A UVA engineer has made a breakthrough in safety cushioning by developing a liquid-based technology. This liquid safety cushioning technology could revolutionize safety measures across various industries. By leveraging the unique properties of a specially formulated fluid material, the engineer created a solution that maximizes protection while maintaining usability and comfort.
The technology has shown promising results in reducing the risk of injuries by effectively absorbing and dispersing impact energy. With its versatility and customizable nature, this innovation has a wide range of applications in transportation, sports and industrial environments, paving the way for a safer future.
Football players facing the risk of permanent brain damage from head hits have led to a race for better head protection. Thanks to the work of BAOXING XU, associate professor of mechanical and aerospace engineering at the University of Virginia, and his research team, nanofoam, the material found inside football helmets, has received a significant upgrade. Combining nanofoam with a specially designed “non-wetting ionized liquid” created a liquid cushion that maximizes athlete protection.
This breakthrough could benefit not only sports equipment, but also car commuters and hospital patients who use wearable medical devices. The team’s research, recently published in Advanced Materials, addresses the need for a material that can withstand multiple impacts while providing cushioning and resilience. Their previous work, published in the Proceedings of the National Academy of Sciences, explored using fluids in nanofoam to meet the complex safety requirements of high-contact sports.
Su said, “We found that creating a liquid nanofoam cushion using ionized water instead of regular water made a significant difference in how the material performed. Using ionized water in the design is a breakthrough because we discovered an unusual liquid-ion coordination network, which makes it possible to create a more complex material.
The liquid nanofoam cushion developed by Professor BAOXING XU and his research team offers better impact dispersion and head protection inside the helmet. The cushion compresses on impact, reducing the force transmitted to the head and reducing the risk of injury. After each hit, it regains its original shape, ensuring the helmet’s ongoing effectiveness. The improved material is more flexible and comfortable, reacting dynamically to external shocks.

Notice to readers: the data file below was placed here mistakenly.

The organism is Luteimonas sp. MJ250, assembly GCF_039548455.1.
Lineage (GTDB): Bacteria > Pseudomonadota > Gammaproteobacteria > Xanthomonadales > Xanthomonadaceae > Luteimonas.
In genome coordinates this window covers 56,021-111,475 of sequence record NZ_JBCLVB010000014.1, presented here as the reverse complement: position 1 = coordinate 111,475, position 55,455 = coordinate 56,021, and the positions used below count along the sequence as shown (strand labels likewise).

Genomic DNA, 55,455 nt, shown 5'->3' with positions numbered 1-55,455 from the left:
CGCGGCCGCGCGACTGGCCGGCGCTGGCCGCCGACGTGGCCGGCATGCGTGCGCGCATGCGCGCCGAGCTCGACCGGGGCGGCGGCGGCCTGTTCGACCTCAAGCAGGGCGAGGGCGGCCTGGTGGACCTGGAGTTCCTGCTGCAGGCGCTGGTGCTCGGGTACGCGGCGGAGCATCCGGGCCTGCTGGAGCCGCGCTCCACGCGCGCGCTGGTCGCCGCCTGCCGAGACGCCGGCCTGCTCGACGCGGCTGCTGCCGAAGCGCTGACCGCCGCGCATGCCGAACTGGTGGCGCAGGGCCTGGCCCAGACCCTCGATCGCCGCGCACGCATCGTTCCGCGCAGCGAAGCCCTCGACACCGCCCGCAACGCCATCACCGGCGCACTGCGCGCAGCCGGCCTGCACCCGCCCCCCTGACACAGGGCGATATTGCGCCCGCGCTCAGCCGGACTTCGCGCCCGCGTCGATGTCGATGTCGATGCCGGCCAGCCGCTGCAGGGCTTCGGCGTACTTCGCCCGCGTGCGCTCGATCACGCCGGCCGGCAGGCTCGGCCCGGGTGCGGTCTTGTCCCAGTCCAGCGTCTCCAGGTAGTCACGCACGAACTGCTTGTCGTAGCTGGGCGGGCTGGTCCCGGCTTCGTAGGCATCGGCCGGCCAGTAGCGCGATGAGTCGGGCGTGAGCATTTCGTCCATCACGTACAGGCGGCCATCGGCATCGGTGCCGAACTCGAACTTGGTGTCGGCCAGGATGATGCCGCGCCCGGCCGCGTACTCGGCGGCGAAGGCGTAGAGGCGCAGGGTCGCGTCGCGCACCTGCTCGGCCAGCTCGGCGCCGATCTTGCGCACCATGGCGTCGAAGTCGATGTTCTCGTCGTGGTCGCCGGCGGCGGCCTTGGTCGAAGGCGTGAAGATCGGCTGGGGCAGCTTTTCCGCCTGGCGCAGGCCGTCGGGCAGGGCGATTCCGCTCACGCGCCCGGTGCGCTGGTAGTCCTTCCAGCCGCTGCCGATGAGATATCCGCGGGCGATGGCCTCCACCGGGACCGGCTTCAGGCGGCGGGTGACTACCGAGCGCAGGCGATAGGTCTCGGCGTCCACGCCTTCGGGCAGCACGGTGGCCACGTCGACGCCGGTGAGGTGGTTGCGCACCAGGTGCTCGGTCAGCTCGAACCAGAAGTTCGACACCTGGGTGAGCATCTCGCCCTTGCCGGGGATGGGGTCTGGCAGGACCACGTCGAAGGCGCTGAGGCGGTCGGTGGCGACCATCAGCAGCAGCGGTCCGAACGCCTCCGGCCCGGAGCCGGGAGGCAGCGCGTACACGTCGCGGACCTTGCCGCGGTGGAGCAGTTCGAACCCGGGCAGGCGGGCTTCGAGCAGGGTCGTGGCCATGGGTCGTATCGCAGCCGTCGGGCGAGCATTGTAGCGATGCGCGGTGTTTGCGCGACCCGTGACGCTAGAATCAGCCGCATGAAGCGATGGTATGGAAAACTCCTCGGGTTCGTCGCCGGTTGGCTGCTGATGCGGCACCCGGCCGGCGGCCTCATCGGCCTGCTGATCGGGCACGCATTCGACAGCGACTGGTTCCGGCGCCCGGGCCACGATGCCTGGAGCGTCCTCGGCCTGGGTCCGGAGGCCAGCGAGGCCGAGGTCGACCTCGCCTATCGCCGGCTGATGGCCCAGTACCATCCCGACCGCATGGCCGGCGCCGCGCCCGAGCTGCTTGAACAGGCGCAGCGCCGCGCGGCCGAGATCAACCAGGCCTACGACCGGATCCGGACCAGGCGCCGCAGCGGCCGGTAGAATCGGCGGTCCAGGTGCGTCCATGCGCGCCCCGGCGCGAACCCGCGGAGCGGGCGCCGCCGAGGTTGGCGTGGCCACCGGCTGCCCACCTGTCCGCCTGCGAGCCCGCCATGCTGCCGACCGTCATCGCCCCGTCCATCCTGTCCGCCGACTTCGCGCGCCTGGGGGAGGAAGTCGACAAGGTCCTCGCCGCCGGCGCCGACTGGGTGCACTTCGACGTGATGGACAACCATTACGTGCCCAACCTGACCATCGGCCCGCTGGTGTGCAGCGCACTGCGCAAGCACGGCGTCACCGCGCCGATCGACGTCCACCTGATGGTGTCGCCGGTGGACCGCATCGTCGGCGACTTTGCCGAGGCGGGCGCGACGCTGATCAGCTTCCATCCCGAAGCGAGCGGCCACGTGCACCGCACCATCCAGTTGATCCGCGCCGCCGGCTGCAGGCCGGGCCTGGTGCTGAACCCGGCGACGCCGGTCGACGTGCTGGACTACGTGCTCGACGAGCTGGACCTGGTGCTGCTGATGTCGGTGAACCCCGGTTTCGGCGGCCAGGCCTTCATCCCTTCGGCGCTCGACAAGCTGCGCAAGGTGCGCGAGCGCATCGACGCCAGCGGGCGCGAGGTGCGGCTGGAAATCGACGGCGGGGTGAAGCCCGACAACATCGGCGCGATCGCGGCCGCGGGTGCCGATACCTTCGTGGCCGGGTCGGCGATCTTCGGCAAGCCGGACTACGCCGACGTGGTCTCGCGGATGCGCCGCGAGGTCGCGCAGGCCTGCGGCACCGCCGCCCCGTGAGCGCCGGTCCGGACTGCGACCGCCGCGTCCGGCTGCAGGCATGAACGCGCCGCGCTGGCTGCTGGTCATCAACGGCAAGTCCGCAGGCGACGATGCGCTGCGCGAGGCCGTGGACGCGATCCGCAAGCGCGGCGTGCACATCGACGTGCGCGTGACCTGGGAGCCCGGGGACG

This innovation opens up the possibilities for lighter, smaller and safer protective equipment, revolutionizing future helmet designs. Associate Professor WEIYI LU from Michigan State University highlights the potential of more miniature helmets with liquid nanofoam liners for improved head protection in various sports.
Conventional nanofoam relies on physical properties such as collapse and density to protect against impact. However, it has limitations in terms of recovery and ability to absorb high-powered blows. Moreover, multiple minor impacts can stiffen the foam and render it less effective at providing protection. To address these issues, the research team manipulated the mechanical properties of the materials by combining nanoporous materials with non-wetting liquid or deionized water.
This innovation enables the material to respond to shocks within microseconds, thanks to superfast liquid transport in a nanoconfined environment. The liquid nanofoam cushion can also return to its original shape after unloading as the liquid is expelled from the pores. This dynamic conforming and reforming ability solves the stiffness problem caused by micro-impacts.
Liquid Nano Foam technology enhances safety in athletic gear. It has potential applications in other collision-prone areas such as cars and the healthcare industry. In the automotive sector, the material can create protective cushions that absorb impacts and reduce vibrations and noise during a crash, aligning with the evolving landscape of electric propulsion and automated vehicles.
Additionally, the use of liquid nanofoam in wearable medical devices such as smartwatches can improve accuracy by providing a soft, flexible foam-like material at the base of the device. It enables better sensor contact with the skin, increases comfort during prolonged wear, acts as a shock absorber, and protects the sensors and the user’s skin from accidental impacts.
- Mingzhe Li, Baoxing Xu, et al., Nanoconfined Water-Ion Coordination Network for Flexible Energy Dissipation Device. Extensive materials. DOI:10.1002/adma.202303759.